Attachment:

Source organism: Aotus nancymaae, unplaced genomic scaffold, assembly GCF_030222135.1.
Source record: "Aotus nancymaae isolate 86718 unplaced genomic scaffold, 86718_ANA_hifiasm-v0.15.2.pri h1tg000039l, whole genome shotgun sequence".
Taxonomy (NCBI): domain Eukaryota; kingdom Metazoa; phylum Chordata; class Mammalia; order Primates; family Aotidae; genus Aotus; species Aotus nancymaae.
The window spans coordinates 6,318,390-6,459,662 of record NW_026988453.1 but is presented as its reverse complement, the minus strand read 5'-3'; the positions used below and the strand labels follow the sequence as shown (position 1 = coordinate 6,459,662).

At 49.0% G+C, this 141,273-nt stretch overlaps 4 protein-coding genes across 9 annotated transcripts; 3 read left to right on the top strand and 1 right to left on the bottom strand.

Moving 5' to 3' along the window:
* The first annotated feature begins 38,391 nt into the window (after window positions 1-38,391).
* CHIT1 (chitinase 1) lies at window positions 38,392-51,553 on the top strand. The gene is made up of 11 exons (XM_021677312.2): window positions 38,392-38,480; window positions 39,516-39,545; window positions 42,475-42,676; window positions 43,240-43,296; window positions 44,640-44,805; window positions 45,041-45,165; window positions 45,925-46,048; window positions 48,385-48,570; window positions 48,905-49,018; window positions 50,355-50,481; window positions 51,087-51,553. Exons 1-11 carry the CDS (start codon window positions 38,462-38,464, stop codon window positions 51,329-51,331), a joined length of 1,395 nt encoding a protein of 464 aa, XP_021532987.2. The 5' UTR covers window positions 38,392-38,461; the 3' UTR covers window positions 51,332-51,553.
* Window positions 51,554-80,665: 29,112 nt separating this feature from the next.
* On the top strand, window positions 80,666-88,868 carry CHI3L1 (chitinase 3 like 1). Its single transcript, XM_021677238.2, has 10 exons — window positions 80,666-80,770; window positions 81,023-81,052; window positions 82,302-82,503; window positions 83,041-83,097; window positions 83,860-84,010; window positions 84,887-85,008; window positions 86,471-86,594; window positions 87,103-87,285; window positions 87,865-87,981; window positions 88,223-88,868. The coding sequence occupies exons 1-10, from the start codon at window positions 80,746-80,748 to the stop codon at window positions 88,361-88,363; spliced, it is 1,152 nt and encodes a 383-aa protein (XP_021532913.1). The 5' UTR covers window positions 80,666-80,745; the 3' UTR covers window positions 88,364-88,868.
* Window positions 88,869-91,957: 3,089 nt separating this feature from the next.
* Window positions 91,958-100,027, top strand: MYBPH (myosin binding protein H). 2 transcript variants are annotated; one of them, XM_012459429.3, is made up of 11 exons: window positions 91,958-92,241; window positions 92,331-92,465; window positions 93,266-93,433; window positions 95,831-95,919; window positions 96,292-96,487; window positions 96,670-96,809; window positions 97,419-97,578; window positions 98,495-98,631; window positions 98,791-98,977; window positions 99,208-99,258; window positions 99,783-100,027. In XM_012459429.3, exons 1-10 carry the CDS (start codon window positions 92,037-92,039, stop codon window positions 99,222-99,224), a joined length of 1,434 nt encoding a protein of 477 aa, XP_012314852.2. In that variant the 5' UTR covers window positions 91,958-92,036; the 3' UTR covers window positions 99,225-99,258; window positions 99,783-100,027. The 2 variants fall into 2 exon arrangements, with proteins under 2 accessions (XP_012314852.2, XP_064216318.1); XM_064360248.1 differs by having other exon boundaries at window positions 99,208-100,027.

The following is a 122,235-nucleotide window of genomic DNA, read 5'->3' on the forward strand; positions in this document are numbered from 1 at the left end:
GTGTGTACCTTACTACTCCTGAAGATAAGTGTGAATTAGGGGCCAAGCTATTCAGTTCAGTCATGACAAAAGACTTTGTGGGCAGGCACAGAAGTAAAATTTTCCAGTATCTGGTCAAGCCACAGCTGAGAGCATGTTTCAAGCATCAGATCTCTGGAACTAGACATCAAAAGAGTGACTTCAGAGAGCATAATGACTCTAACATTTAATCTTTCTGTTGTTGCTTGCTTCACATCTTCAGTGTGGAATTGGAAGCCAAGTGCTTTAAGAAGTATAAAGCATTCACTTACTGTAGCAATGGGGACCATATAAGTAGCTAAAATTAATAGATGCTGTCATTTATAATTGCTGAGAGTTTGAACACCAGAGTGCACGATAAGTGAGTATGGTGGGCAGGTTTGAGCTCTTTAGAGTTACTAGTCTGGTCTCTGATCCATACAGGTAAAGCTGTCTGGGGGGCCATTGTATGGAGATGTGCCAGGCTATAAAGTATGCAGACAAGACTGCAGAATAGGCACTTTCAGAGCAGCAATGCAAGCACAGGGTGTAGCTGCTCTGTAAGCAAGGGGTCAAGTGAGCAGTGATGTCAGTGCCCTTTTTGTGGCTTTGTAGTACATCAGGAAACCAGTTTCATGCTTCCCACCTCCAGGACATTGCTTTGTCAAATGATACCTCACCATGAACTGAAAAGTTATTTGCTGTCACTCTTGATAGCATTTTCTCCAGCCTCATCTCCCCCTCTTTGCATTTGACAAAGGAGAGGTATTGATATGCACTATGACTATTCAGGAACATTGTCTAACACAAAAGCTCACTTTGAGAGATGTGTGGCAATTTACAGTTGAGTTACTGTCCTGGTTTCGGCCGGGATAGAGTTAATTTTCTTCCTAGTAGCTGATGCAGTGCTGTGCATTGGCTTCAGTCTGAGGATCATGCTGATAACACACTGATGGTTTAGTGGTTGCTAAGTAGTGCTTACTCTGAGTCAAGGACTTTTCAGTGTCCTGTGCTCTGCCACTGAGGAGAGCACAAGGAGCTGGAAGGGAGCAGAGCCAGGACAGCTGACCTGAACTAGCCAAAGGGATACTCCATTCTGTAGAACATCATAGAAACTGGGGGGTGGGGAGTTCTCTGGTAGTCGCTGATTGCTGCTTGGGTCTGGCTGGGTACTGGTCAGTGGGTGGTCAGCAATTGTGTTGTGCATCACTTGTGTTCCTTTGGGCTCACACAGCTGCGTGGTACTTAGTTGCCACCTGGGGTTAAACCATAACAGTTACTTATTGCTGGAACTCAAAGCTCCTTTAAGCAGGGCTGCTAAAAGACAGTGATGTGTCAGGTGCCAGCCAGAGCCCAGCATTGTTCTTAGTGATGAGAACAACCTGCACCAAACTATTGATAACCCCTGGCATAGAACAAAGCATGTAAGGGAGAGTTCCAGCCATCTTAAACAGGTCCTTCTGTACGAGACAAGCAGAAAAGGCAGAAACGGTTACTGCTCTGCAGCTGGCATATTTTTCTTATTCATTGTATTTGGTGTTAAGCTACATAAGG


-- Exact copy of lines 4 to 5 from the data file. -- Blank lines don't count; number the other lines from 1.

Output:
The window spans coordinates 6,318,390-6,459,662 of record NW_026988453.1 but is presented as its reverse complement, the minus strand read 5'-3'; the positions used below and the strand labels follow the sequence as shown (position 1 = coordinate 6,459,662).

At 49.0% G+C, this 141,273-nt stretch overlaps 4 protein-coding genes across 9 annotated transcripts; 3 read left to right on the top strand and 1 right to left on the bottom strand.